Tuesday 04 Jun. 2019
What separates runners from non-runners?
The willingness to follow a training plan.
“Running is nothing more than a series of arguments between the part of your brain that wants to stop and the part that wants to keep going.” I am a firm believer in this. The body is capable of amazing things. Most of you reading this right now could run a half marathon today if you had to. You may not be able to walk the next day, but you could do it.
When I ran my first half marathon, the longest distance I had ever run was 8 miles. I showed up, not knowing what to expect and really nervous. Before the gun went off, I ate a handful of jelly beans and took off. I finished the race – which was my initial goal – and the spent the next few days walking down the stairs backwards and side-stepping to my car. I learned a lot over the next few races about the importance of a solid and appropriate training plan.
One of the greatest benefits about running races is the diversity in race length and type. You can find races ranging from a 1-mile time trial to a 100-plus miles race. The average exerciser can complete a 5K with minimal or no training and have a short recovery period. I enlisted the advice of several runners to find out what drives them to run, their favorite distance and their training regimen.
Brenda Rines is an avid 5K runner who participates in six to eight 5Ks per year. She enjoys running 5Ks for the camaraderie. Brenda says she is motivated by others running and it makes her run faster. Her running goal is just to stay active. She trains for her races on the treadmill during the colder months and outside when weather permits. She typically runs for a hour and doesn’t worry about pace or distance. When possible, Brenda enjoys themed races where people wear costumes, have fun and serve post-race food. She makes a day of it by finding cool destinations and bringing friends and family to run with her.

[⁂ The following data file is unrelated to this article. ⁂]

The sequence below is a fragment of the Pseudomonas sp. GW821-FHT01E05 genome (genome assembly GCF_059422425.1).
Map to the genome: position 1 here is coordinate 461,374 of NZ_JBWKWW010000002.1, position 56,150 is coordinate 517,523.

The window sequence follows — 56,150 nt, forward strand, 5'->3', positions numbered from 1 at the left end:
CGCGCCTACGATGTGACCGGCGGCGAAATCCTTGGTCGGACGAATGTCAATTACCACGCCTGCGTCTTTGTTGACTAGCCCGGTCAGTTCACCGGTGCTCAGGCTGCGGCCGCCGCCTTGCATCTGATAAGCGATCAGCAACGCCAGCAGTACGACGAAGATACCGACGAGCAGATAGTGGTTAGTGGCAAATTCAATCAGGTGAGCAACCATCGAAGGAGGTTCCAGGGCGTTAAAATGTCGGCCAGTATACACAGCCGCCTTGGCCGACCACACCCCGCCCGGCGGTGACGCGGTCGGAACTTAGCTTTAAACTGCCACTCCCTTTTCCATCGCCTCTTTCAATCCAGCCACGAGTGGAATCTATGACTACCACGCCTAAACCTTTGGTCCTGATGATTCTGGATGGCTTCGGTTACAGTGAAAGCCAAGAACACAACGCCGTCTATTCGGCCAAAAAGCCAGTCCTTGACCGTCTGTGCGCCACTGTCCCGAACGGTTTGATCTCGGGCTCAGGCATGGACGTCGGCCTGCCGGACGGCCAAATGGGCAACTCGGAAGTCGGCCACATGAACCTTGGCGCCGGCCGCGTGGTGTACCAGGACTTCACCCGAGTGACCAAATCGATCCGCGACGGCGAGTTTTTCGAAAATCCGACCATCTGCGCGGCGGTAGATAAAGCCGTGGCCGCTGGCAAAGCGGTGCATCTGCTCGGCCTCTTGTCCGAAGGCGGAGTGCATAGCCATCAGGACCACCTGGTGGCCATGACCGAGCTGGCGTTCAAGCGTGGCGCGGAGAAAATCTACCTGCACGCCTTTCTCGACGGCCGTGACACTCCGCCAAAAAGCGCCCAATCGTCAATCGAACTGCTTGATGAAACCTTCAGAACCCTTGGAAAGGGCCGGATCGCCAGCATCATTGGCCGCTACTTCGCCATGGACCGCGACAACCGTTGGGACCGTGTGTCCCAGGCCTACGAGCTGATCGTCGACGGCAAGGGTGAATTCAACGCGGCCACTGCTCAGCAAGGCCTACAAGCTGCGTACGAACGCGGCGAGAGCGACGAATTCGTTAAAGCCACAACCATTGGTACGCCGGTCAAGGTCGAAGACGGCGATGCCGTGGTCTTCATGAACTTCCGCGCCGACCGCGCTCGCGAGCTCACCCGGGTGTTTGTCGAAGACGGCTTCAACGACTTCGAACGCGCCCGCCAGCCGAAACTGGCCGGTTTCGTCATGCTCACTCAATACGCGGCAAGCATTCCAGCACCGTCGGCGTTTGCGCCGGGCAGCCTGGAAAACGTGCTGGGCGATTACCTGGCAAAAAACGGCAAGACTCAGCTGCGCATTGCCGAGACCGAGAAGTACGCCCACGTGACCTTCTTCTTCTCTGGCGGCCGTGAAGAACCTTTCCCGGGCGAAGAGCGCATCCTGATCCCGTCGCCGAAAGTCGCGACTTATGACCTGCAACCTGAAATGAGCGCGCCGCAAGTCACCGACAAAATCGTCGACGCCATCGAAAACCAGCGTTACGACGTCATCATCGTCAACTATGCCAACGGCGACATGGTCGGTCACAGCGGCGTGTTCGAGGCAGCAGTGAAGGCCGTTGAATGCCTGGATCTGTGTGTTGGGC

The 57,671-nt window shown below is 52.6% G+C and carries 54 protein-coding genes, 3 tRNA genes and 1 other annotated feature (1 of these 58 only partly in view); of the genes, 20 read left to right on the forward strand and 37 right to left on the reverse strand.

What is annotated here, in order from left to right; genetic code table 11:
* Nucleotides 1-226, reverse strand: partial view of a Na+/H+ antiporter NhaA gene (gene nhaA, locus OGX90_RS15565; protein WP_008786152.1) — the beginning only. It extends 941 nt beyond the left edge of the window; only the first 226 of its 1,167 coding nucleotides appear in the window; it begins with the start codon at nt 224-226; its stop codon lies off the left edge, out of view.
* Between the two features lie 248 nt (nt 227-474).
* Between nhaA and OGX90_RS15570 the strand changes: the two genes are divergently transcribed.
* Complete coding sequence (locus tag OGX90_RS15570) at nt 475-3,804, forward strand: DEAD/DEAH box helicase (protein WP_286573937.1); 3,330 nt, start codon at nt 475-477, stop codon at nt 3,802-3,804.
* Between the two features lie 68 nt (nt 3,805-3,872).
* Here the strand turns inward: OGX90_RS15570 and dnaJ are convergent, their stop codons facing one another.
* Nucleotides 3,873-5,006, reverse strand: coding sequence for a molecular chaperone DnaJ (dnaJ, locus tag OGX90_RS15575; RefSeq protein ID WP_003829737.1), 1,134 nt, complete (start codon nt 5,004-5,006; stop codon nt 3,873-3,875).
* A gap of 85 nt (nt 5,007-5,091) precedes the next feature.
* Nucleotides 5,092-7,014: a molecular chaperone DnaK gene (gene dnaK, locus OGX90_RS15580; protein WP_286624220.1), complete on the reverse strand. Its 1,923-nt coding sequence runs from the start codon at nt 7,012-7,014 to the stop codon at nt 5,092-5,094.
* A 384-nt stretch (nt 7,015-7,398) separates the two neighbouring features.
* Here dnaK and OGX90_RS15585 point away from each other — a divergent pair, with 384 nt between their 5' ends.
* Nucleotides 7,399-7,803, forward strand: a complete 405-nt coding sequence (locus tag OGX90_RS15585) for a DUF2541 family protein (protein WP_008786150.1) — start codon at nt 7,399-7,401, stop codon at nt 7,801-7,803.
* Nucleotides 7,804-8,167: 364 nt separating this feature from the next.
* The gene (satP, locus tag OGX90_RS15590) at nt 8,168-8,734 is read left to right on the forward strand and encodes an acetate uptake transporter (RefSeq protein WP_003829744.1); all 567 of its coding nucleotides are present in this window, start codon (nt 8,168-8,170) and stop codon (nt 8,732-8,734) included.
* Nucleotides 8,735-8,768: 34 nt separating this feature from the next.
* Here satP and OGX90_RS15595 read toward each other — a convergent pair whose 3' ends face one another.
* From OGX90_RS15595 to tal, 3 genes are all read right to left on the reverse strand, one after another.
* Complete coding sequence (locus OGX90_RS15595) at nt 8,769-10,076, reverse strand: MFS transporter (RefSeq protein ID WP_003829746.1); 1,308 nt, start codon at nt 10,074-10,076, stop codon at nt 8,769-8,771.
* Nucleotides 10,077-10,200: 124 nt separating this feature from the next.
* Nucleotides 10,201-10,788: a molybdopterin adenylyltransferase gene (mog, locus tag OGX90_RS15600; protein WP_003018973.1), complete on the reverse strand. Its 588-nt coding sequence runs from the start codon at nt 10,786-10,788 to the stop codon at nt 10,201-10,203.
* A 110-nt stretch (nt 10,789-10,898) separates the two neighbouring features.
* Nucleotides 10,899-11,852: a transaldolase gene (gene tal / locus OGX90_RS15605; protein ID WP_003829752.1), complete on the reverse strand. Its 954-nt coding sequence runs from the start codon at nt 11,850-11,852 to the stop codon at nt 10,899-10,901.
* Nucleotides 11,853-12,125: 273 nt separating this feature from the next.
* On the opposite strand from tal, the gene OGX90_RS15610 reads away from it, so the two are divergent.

Brooke Mulkerron, an experienced marathoner, is motivated to run for many reasons. The No. 1 driving force, her daughter Tess. Although Brooke enjoys running more for metal relaxation than the physical aspect of running, she likes the added benefit. She decided to increase her distance to a marathon because of the satisfaction and peace she felt in her mind after running. She says that running is “the best therapy ever.” More importantly, Brooke runs for a cause. Last year she ran in honor of her daughter Tess and in support of Boston Children’s Hospital. All of the monies raised supports research funds that go directly to where cancer patients receive treatment and care. To keep herself injury-free, Brooke relied on the training plan set out by her marathon team and did several “team runs” to ensure she was properly prepared.
Kate Fleming enjoys running 26.2 miles and even longer. “A marathon is a distance I feel I can push myself in terms of speed whereas a longer run I’m just aiming for a steady pace. Although ultra marathons on the trails are my favorite, I don’t run for time. It’s not about speed for me, it’s about the experience of being out in the trails overcoming physical obstacles and just getting it done. The ultra community is also incredibly awesome. Trail races have a different feel and it’s a lot of fun!”